Strategic Command officially creates Joint Electromagnetic Spectrum Operations Center

The JEC will aim to provide the joint force metrics on readiness within the electromagnetic spectrum.
Staff Sgt. Kristoffer Perez, Cyber Electromagnetic Activities section, 1st Armored Brigade Combat Team, 1st Infantry Division, points toward a nearby objective during the final day of training with his section’s new equipment at Fort Riley, Kansas. (Photo by Sgt. Michael C. Roach, 19th Public Affairs Detachment)

U.S. Strategic Command will official establish the Joint Electromagnetic Spectrum Operations Center in a ceremony Wednesday, serving as a key piece of the Pentagon’s implementation plan for its spectrum superiority strategy to gain an advantage over adversaries.

The JEC, as it is known, will aim to raise the readiness of the joint force within the electromagnetic spectrum, serving as the heart of the Defense Department’s EMSO, according to a spokesperson. It will work to restructure accounts for force management, planning, situation monitoring, decision-making and force direction while focusing on training and education with capability assessments.

This new center will also support combatant commands with EMSO training, planning and requirements support.

The organization derives its creation from the implementation plan of the DOD’s 2020 electromagnetic spectrum superiority strategy.


The U.S. military has been on a path of aggressive modernization within the spectrum in recent years after it divested much of the advanced capabilities it possessed throughout the Cold War and waged the post-9/11 counterterrorism campaigns. Now, as sophisticated adversaries have discovered the necessary reliance on spectrum for communications, precision weapons and navigation, the battle for supremacy in this invisible sphere has commenced.

“The activation of the Joint Electromagnetic Spectrum Operations Enterprise Center at Offutt Air Force Base represents a significant achievement and is an important day for the nation,” Rep. Don Bacon, R-Neb., a retired electronic warfare one-star general with the Air Force, said in a statement to DefenseScoop. “As a career electronic warfare officer in the U.S. Air Force, I entered Congress deeply concerned about the significant decline in the capabilities and readiness of our electronic warfare forces.”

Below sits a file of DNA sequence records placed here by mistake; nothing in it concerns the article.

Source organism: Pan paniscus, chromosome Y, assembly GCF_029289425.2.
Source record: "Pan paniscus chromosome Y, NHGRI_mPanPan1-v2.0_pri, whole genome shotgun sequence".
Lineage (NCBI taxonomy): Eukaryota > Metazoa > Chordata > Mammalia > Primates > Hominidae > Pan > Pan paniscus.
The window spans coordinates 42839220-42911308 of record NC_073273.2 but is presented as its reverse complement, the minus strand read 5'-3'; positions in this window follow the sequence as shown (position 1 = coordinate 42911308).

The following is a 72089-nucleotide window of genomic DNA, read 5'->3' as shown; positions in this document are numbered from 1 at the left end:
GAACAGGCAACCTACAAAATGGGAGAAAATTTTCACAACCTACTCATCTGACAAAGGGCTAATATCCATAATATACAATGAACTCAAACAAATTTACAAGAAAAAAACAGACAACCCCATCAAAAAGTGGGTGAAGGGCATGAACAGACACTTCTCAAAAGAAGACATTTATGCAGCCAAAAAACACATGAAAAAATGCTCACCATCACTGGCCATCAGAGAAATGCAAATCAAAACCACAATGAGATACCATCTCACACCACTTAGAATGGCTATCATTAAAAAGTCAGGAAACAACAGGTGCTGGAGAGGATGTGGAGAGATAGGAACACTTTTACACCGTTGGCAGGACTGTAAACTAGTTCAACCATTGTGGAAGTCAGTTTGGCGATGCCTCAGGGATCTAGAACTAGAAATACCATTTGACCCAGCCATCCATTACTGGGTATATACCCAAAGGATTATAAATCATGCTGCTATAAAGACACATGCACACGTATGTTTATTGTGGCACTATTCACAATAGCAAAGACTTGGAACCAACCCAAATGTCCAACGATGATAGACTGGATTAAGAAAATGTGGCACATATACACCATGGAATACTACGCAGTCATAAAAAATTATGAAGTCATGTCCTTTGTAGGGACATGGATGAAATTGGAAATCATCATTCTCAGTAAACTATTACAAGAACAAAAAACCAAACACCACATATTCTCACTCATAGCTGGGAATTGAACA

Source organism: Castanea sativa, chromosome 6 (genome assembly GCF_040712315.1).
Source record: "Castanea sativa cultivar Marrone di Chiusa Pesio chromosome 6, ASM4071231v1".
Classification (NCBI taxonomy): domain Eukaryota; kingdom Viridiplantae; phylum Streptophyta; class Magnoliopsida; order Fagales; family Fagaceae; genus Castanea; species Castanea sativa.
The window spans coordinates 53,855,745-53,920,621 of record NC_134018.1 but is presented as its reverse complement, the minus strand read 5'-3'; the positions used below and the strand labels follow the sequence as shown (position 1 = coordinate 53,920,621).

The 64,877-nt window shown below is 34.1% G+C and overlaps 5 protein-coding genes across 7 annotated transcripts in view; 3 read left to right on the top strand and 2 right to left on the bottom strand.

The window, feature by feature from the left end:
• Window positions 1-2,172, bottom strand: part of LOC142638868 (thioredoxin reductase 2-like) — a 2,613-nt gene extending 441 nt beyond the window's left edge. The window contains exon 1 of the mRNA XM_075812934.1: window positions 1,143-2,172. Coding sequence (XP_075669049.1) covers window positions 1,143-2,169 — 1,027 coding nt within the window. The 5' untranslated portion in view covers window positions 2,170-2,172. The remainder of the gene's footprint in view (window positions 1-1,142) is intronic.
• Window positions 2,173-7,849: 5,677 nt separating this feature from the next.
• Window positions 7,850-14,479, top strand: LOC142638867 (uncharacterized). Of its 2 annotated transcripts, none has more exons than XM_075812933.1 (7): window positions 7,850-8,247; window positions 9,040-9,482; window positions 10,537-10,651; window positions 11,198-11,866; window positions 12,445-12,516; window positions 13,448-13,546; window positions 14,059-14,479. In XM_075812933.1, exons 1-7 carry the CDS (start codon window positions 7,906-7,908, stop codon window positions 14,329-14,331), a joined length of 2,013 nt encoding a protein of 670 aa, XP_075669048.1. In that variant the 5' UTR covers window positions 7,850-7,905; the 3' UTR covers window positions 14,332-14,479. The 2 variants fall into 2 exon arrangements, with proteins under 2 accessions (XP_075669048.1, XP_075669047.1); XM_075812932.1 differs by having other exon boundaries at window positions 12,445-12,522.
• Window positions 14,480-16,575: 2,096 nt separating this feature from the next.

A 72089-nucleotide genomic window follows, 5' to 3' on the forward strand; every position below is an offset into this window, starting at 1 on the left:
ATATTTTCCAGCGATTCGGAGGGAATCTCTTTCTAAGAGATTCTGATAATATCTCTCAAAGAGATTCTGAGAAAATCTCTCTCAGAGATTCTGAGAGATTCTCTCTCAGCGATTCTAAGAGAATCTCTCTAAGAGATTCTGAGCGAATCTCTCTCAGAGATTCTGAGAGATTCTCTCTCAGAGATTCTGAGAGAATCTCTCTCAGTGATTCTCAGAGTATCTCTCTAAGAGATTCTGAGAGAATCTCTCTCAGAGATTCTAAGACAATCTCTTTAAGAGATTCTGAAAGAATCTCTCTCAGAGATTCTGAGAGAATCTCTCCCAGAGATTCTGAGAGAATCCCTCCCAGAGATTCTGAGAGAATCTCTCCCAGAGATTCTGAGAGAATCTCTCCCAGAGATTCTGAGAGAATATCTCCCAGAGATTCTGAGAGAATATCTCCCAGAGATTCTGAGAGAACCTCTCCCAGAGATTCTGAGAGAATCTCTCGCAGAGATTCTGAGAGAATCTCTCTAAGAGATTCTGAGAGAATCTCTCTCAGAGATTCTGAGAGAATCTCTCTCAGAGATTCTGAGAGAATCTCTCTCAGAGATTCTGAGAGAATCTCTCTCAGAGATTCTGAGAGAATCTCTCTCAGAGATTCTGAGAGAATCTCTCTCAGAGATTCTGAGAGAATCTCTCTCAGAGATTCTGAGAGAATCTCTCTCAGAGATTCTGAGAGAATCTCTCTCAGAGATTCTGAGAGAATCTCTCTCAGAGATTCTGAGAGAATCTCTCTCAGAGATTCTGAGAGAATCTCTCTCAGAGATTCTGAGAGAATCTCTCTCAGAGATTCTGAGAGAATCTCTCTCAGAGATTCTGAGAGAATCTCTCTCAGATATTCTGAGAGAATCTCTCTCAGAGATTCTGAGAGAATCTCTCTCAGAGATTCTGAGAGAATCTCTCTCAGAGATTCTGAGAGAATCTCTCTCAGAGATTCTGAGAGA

Bacon didn’t believe the DOD had moved fast enough to address those concerns.

“The JEC is a product of the work that we’ve done in the [National Defense Authorization Act], frankly. We have forced putting people in the lead that we can hold accountable,” he said during an event hosted by the Hudson Institute July 18.

Bacon has been firm in the past that without Congress forcing certain issues on the Pentagon to take action, certain necessary steps to modernize in the spectrum from strategies, organizations, leadership and command-and-control relationships, would not have happened.


He added in an emailed statement that the standup of the JEC is a “significant milestone in our journey to ensure the Joint Force is prepared to compete with and — if necessary — defeat any adversary in any domain.”

Officials have previously explained the new JEC would provide operational leadership in assessing joint force readiness within the spectrum as well as standardizing the joint electromagnetic spectrum operations cells that exist at each of the combatant commands to provide planning expertise for commanders. The center would also serve as the operational sponsor for the electromagnetic battle management system (EMBM), which is a tool that will allow commanders to visualize and plan operations within the invisible spectrum.

The JEC will be led by Brig. Gen. Annmarie Anthony, who told DefenseScoop via an emailed statement that the center will transition to initial operational capability this summer.

She added that the center will be comprised of two additional elements aside from the headquarters at Stratcom: the Joint Electromagnetic Warfare Center at Joint Base San Antonio-Lackland in Texas and the Joint Center for Electromagnetic Readiness at Nellis Air Force Base in Nevada.

“Throughout this transition the all three organizations under the Joint EMSO Center will increase their staff to perform the additional, assigned responsibilities. We expect to reach full operational capability in FY25,” she said, referring to fiscal 2025.

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